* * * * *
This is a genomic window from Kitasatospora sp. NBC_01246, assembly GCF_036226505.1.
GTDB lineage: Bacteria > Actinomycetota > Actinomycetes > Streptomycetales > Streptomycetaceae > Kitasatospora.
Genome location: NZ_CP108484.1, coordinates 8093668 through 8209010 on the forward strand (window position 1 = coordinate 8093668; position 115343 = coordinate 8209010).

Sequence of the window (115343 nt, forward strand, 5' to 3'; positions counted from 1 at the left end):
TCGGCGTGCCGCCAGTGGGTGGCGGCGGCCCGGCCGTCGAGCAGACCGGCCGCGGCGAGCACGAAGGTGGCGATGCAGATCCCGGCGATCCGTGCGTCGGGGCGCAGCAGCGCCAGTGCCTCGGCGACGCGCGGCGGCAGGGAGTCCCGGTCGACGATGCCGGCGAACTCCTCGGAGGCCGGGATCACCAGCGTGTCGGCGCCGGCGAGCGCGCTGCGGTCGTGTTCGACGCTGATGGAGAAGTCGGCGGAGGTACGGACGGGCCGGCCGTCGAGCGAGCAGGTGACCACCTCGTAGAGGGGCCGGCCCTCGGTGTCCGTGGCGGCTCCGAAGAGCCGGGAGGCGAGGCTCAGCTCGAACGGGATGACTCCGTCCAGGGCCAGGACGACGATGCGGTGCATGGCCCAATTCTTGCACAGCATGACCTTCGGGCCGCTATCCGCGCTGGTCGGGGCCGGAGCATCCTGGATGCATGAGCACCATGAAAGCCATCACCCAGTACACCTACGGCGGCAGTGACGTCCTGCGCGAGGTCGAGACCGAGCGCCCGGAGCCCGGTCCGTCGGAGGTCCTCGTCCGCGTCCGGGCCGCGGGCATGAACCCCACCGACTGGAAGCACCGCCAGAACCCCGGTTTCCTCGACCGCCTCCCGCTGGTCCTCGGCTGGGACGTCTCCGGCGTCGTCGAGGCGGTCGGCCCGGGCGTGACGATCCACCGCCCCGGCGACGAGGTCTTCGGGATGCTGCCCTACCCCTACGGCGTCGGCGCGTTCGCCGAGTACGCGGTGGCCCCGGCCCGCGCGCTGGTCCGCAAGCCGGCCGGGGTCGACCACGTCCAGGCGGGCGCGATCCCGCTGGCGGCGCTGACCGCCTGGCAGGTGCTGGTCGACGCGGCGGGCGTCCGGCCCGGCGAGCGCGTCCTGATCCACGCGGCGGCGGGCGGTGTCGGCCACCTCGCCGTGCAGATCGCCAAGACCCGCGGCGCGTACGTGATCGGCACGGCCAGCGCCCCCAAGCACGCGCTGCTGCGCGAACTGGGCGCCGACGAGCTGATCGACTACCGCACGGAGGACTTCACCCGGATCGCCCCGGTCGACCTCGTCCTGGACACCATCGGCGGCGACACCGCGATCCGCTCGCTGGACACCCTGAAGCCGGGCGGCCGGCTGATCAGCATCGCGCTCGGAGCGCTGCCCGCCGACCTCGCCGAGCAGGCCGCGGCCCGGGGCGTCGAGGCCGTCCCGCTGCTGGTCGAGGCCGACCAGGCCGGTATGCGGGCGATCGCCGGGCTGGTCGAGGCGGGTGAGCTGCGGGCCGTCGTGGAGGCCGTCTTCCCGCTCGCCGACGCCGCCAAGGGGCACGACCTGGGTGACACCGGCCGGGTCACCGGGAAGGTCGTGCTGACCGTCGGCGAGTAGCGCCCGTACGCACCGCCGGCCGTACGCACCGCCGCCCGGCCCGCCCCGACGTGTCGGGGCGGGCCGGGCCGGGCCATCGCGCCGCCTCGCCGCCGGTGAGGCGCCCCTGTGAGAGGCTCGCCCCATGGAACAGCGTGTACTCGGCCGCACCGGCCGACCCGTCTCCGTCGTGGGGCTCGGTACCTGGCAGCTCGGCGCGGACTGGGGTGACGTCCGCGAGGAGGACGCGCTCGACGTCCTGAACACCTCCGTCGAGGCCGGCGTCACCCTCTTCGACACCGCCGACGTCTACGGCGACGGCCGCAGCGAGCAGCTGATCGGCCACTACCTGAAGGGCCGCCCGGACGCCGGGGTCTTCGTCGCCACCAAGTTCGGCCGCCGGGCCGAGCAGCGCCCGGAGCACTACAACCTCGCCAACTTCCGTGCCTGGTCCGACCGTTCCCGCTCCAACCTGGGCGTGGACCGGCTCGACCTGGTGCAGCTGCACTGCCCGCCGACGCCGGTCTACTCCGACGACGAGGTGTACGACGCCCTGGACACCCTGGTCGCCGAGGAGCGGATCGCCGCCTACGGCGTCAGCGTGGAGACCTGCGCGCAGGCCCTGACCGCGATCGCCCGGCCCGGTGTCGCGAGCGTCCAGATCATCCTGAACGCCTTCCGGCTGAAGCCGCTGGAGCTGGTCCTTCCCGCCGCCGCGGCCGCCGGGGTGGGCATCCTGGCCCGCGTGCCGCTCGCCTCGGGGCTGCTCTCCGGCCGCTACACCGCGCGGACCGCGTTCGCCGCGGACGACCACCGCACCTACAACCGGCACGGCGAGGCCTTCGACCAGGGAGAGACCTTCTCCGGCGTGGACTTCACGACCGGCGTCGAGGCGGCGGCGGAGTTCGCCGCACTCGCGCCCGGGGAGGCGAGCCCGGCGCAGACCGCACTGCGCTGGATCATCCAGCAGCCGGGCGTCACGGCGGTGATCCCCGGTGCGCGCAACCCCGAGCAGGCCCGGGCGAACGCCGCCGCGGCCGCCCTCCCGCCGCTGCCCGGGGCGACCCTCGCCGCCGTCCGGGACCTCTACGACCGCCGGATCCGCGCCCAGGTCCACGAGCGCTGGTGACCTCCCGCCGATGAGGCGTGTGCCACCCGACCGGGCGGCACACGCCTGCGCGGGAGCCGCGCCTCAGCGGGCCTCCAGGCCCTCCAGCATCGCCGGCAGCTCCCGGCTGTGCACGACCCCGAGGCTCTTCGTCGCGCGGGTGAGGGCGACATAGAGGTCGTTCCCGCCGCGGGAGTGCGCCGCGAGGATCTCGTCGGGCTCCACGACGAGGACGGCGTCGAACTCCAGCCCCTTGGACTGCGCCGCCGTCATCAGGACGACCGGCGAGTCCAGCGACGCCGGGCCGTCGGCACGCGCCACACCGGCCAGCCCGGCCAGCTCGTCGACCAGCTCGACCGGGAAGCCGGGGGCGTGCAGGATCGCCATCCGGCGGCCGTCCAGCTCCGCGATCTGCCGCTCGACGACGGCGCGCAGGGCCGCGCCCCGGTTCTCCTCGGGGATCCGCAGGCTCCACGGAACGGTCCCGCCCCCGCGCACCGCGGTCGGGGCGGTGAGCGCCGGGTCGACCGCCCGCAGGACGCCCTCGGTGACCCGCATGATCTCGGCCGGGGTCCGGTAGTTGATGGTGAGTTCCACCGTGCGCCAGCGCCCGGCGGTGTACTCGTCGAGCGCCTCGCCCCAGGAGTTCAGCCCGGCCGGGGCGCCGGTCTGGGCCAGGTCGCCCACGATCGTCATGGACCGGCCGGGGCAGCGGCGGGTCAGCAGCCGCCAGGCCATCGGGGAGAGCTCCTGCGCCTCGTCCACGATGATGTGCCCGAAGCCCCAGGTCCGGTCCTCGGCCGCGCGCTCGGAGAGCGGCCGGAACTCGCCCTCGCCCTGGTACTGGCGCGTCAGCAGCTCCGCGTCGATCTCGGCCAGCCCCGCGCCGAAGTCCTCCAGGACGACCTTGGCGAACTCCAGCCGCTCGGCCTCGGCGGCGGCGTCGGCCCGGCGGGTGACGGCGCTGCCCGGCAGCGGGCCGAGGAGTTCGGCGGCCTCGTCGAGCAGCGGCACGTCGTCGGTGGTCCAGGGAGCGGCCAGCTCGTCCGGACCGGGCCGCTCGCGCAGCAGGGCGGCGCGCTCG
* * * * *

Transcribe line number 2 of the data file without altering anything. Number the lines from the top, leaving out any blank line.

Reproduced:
GTDB lineage: Bacteria > Actinomycetota > Actinomycetes > Streptomycetales > Streptomycetaceae > Kitasatospora.